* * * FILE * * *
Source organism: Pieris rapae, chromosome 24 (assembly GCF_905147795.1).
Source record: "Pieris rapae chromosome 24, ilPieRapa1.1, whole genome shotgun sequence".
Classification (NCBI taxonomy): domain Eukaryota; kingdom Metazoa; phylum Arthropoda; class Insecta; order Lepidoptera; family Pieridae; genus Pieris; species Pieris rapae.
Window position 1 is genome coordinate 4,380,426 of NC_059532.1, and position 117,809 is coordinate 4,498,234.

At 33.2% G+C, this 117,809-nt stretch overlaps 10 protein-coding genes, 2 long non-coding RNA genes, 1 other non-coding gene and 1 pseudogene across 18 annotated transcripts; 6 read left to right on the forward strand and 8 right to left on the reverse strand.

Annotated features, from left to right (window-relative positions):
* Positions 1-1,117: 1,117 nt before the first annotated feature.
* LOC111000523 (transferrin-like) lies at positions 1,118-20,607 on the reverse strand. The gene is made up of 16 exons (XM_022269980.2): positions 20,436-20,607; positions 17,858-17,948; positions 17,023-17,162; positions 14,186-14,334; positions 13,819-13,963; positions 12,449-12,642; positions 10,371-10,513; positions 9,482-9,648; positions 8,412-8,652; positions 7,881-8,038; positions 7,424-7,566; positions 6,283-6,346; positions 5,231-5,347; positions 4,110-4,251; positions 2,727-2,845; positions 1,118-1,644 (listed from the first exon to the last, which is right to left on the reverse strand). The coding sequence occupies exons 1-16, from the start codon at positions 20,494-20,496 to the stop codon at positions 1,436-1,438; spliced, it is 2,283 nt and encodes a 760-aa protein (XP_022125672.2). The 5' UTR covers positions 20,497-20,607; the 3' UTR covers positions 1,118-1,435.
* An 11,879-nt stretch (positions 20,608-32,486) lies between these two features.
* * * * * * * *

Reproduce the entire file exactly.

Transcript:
Source organism: Pieris rapae, chromosome 24 (assembly GCF_905147795.1).
Source record: "Pieris rapae chromosome 24, ilPieRapa1.1, whole genome shotgun sequence".
Classification (NCBI taxonomy): domain Eukaryota; kingdom Metazoa; phylum Arthropoda; class Insecta; order Lepidoptera; family Pieridae; genus Pieris; species Pieris rapae.
Window position 1 is genome coordinate 4,380,426 of NC_059532.1, and position 117,809 is coordinate 4,498,234.

At 33.2% G+C, this 117,809-nt stretch overlaps 10 protein-coding genes, 2 long non-coding RNA genes, 1 other non-coding gene and 1 pseudogene across 18 annotated transcripts; 6 read left to right on the forward strand and 8 right to left on the reverse strand.

Annotated features, from left to right (window-relative positions):
* Positions 1-1,117: 1,117 nt before the first annotated feature.
* LOC111000523 (transferrin-like) lies at positions 1,118-20,607 on the reverse strand. The gene is made up of 16 exons (XM_022269980.2): positions 20,436-20,607; positions 17,858-17,948; positions 17,023-17,162; positions 14,186-14,334; positions 13,819-13,963; positions 12,449-12,642; positions 10,371-10,513; positions 9,482-9,648; positions 8,412-8,652; positions 7,881-8,038; positions 7,424-7,566; positions 6,283-6,346; positions 5,231-5,347; positions 4,110-4,251; positions 2,727-2,845; positions 1,118-1,644 (listed from the first exon to the last, which is right to left on the reverse strand). The coding sequence occupies exons 1-16, from the start codon at positions 20,494-20,496 to the stop codon at positions 1,436-1,438; spliced, it is 2,283 nt and encodes a 760-aa protein (XP_022125672.2). The 5' UTR covers positions 20,497-20,607; the 3' UTR covers positions 1,118-1,435.
* An 11,879-nt stretch (positions 20,608-32,486) lies between these two features.